class BlueBuy extends HTMLElement {
  constructor() {
    this.innerHTML = `<button type="button">buy for 66,00 €</button>`;
  disconnectedCallback() { ... }
window.customElements.define('blue-buy', BlueBuy);

Now every time the browser comes across a new blue-buy tag, the constructor is called. this is the reference to the root DOM node of the custom element. All properties and methods of a standard DOM element like innerHTML or getAttribute() can be used.

Custom Element in Action

When naming your element the only requirement the spec defines is that the name must include a dash (-) to maintain compatibility with upcoming new HTML tags. In the upcoming examples the naming convention [team_color]-[feature] is used. The team namespace guards against collisions and this way the ownership of a feature becomes obvious, simply by looking at the DOM.

Parent-Child Communication / DOM Modification

When the user selects another tractor in the variant selector, the buy button has to be updated accordingly. To achieve this Team Product can simply remove the existing element from the DOM and insert a new one.

// => <blue-buy sku="t_porsche">...</blue-buy>
container.innerHTML = '<blue-buy sku="t_fendt"></blue-buy>';

The disconnectedCallback of the old element gets invoked synchronously to provide the element with the chance to clean up things like event listeners. After that the constructor of the newly created t_fendt element is called.

Another more performant option is to just update the sku attribute on the existing element.

document.querySelector('blue-buy').setAttribute('sku', 't_fendt');

If Team Product used a templating engine that features DOM diffing, like React, this would be done by the algorithm automatically.

Custom Element Attribute Change

To support this the Custom Element can implement the attributeChangedCallback and specify a list of observedAttributes for which this callback should be triggered.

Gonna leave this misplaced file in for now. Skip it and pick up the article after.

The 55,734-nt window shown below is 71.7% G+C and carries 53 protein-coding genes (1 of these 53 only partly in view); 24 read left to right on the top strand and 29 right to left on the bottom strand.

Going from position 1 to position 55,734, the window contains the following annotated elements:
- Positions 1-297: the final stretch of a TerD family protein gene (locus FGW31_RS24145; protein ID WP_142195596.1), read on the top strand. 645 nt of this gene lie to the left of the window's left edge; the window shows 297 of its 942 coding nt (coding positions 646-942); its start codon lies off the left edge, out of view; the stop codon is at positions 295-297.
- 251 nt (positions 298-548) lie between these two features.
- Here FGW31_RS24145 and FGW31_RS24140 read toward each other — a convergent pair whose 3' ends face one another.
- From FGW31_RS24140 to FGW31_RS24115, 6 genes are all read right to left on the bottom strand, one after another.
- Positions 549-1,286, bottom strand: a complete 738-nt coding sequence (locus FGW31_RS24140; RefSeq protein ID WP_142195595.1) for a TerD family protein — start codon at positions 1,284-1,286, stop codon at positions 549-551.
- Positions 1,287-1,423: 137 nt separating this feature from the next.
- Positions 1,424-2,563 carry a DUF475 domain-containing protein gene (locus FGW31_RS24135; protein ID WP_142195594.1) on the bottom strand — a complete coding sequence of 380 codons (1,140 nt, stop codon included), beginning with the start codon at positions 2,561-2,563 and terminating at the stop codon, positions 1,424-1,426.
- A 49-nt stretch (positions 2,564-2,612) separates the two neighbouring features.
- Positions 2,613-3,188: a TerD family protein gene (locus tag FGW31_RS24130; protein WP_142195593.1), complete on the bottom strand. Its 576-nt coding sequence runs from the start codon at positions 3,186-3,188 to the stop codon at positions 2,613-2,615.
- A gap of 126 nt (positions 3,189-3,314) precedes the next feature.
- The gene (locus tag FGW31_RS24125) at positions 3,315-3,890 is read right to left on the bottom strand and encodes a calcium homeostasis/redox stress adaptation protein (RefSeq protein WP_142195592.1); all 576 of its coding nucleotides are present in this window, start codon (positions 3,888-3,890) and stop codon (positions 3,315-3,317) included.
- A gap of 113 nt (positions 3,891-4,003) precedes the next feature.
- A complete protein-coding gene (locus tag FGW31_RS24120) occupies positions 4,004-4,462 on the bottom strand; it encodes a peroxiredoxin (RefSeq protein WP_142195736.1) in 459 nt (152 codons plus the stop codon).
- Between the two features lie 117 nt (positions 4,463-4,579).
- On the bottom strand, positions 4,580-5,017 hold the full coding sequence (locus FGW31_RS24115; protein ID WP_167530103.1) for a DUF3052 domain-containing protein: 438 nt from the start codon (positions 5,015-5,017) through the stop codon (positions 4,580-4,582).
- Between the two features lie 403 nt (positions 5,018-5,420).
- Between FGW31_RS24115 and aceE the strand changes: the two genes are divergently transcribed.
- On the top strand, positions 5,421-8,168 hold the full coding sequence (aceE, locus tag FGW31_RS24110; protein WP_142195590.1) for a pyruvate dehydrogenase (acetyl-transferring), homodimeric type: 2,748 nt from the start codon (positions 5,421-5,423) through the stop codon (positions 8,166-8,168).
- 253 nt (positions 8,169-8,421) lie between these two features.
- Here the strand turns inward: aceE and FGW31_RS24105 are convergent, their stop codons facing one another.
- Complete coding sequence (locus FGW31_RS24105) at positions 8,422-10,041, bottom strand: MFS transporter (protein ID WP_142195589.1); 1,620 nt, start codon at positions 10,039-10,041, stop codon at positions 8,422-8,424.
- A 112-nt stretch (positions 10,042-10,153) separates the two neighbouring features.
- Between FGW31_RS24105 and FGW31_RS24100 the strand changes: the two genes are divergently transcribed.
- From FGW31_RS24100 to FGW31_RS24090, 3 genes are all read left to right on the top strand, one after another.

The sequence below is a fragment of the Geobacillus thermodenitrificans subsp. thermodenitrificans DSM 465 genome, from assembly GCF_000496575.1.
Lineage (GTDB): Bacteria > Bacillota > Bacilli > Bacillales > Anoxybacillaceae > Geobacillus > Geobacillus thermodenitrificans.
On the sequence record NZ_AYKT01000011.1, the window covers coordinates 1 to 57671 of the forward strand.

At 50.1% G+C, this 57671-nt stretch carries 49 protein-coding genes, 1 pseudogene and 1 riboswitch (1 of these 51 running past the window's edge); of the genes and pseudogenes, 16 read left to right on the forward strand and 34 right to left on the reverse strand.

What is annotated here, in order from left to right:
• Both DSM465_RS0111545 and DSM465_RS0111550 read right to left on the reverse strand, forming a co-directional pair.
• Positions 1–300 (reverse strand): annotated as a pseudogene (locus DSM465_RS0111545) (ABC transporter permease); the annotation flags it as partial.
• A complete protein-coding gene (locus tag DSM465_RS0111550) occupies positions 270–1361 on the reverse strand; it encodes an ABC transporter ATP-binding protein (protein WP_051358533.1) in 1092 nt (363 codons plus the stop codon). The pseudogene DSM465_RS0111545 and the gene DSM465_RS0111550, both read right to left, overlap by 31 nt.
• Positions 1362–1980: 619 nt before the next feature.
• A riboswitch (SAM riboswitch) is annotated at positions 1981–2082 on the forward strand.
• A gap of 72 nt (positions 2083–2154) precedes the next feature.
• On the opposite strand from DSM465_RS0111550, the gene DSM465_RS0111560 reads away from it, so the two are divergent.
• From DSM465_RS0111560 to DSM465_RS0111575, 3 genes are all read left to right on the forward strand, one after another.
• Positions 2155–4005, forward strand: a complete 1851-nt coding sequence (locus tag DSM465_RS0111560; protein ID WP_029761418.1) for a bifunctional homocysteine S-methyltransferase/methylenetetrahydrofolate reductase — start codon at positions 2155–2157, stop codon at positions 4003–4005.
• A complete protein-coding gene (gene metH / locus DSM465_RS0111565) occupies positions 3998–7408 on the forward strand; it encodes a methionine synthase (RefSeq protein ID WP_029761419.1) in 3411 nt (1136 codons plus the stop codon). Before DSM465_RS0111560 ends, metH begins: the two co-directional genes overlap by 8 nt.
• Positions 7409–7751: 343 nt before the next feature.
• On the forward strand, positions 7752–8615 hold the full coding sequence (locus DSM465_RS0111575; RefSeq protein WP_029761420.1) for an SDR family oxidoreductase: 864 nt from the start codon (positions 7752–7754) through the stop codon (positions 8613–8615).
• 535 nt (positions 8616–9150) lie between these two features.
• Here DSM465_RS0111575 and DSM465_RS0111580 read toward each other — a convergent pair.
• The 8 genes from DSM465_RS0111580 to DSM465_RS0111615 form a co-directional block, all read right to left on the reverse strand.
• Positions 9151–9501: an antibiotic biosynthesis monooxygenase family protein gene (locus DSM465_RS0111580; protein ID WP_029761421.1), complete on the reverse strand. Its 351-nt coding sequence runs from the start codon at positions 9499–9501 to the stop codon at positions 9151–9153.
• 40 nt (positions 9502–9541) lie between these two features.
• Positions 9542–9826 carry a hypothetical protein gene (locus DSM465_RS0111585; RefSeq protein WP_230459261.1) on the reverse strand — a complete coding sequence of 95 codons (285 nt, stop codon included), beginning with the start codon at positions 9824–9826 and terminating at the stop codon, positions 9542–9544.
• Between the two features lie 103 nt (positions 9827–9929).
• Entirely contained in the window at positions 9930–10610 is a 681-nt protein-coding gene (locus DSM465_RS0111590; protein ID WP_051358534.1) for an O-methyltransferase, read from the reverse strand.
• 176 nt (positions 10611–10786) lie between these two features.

const prices = {
  t_porsche: '66,00 €',
  t_fendt: '54,00 €',
  t_eicher: '58,00 €',

class BlueBuy extends HTMLElement {
  static get observedAttributes() {
    return ['sku'];
  constructor() {
  render() {
    const sku = this.getAttribute('sku');
    const price = prices[sku];
    this.innerHTML = `<button type="button">buy for ${price}</button>`;
  attributeChangedCallback(attr, oldValue, newValue) {
  disconnectedCallback() {...}
window.customElements.define('blue-buy', BlueBuy);

To avoid duplication a render() method is introduced which is called from constructor and attributeChangedCallback. This method collects needed data and innerHTML’s the new markup. When deciding to go with a more sophisticated templating engine or framework inside the Custom Element, this is the place where its initialisation code would go.

Browser Support

The above example uses the Custom Element V1 Spec which is currently supported in Chrome, Safari and Opera. But with document-register-element a lightweight and battle-tested polyfill is available to make this work in all browsers. Under the hood, it uses the widely supported Mutation Observer API, so there is no hacky DOM tree watching going on in the background.

Framework Compatibility

Because Custom Elements are a web standard, all major JavaScript frameworks like Angular, React, Preact, Vue or Hyperapp support them. But when you get into the details, there are still a few implementation problems in some frameworks. At Custom Elements Everywhere Rob Dodson has put together a compatibility test suite that highlights unresolved issues.